The Amateur Marriage, Anne TylerAnne Tyler's last novel The Beginner's Goodbye is now out in paperback. I bought it in Sainsbury's for the princely sum of £3.49. Rather nice to put a great contemporary novel into your basket alongside your milk, bread and yoghurts!
That's the thing about Anne Tyler. She is a writer who is both complex and yet popular enough to be stocked in your local supermarket. I've just read The Amateur Marriage which I think is one of her finest novels. It's the story of Pauline and Michael, a couple who should never have married. There is no domestic violence, adultery or debt - the kind of things that often tear couples apart - but their marriage is toxic nonetheless and the novel examines the relentless grind of being married to an unsuitable partner.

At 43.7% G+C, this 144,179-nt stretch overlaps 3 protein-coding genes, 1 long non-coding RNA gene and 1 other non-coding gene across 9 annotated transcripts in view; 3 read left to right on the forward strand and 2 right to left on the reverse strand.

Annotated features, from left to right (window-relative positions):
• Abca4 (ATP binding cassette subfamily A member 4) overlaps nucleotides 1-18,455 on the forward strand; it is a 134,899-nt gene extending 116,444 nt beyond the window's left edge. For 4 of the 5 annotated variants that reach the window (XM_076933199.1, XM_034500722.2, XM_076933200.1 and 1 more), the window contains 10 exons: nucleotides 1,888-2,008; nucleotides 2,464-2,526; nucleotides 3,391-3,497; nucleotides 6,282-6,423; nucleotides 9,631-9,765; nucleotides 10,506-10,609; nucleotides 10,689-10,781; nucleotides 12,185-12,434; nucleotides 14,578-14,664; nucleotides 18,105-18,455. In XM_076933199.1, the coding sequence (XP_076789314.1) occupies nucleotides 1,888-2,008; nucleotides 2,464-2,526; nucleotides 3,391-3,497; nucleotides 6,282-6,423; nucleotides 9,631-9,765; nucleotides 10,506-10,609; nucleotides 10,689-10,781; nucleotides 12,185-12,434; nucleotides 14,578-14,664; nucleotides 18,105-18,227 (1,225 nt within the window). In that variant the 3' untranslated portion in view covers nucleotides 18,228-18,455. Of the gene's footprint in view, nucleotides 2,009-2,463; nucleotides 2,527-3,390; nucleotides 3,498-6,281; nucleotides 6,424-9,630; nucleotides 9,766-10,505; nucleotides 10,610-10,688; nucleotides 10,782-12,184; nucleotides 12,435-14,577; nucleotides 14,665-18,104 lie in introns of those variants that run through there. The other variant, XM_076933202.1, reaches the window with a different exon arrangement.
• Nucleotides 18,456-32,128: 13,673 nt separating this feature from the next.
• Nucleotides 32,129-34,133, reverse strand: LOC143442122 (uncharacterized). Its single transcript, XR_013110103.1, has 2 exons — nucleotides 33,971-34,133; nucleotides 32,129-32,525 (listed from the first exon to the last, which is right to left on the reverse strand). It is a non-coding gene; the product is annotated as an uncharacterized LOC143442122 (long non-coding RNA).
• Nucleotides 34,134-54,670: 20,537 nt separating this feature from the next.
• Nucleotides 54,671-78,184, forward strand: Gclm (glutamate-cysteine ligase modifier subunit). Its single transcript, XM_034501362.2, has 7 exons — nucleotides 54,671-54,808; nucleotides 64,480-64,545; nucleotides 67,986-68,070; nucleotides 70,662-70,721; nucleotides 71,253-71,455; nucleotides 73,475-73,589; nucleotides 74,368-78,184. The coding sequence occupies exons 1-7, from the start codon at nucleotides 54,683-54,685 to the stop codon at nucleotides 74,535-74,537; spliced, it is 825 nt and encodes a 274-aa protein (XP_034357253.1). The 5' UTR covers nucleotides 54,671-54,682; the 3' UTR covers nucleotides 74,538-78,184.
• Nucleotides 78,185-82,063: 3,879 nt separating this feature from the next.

Michael is thrifty, cautious and calm. Pauline is emotional, impulsive and sensitive. Like Maggie in Breathing Lessons and Muriel in The Accidental Tourist she can be infuriating but I found her a far more likeable character than cold fish Michael.
The novel spans several decades beginning in Baltimore's Polish community where Michael grows up, becomes engaged to Pauline and enlists. After being injured in the army they marry and raise a family. Their marriage is put under further strain by the disappearance of their wayward daughter. The implication is that she has joined the 1960's Haight-Ashbury 'summer of love' community and developed a serious drug problem. This theme of the novel reminded me a little of Unless by Carole Shields.
Eventually Michael leaves Pauline and finds (rather too quickly I thought) the kind of cool, self-contained woman who suits his character. The final chapter comes as a surprise and I'm still thinking about it, but there are hints that Michael still yearns for Pauline. Vintage Tyler.